The Kentucky Thoroughbred Association (KTA) is working in conjunction with the University of Kentucky, horsemen, and veterinarians to develop a computer program that would help the equine industry detect health problems like mare reproductive loss syndrome more rapidly.
According to KTA executive director David Switzer, the program would be designed to combine the information from all post-mortem examinations conducted at UK's Livestock Disease Diagnostic Center and spot "common abnormalities in an expeditious manner."
Switzer said the next step in the project would involve listening to a proposal from Dr. Francois Elvinger, an epidemiologist from Virginia Tech, on Monday. The presentation will include Elvinger's recommendations about the type of information that needs to be gathered. If his proposal is accepted bythe KTA and its partners, they will then seek a computer programmer to develop the project further.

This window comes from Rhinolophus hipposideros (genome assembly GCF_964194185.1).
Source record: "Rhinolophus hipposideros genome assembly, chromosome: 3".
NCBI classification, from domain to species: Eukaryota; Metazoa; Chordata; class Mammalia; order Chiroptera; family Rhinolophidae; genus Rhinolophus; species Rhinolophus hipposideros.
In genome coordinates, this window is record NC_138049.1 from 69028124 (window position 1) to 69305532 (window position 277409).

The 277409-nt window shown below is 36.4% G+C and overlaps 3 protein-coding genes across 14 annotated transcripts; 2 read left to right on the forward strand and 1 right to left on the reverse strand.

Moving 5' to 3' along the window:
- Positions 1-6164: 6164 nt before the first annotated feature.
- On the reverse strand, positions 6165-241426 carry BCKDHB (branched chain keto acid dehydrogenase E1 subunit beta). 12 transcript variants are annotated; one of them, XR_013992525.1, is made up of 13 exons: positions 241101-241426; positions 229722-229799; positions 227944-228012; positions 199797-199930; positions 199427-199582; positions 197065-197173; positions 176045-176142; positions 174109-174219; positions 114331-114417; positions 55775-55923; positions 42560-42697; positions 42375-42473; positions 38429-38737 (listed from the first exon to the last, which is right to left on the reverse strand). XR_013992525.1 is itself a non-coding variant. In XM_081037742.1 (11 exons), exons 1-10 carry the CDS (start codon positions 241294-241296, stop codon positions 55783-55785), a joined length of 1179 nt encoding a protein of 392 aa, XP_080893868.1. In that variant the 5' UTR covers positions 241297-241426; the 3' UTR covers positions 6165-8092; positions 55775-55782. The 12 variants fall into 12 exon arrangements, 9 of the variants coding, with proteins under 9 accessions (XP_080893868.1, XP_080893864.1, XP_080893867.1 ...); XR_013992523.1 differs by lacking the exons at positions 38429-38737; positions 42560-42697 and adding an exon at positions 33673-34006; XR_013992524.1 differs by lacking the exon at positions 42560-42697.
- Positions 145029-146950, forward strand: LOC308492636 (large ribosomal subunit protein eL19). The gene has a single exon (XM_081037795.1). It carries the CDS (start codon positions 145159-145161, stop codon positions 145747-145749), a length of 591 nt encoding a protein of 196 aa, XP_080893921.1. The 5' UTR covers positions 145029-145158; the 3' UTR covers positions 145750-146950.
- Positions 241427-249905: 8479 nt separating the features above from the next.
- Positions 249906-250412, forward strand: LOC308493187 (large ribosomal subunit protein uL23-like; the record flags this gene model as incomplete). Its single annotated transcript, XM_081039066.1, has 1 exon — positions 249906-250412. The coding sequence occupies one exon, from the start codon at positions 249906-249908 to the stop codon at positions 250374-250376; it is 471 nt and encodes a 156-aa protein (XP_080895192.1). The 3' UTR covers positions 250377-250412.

Following its completion, the computer program would be made available to diagnostic centers and universities around the world, according to Switzer.
In addition to UK, the KTA is working on the project with the Kentucky Thoroughbred Owners and Breeders, Hagyard-Davidson-McGee veterinary clinic, Rood & Riddle Equine Hospital, and the Kentucky Association of Equine Practitioners.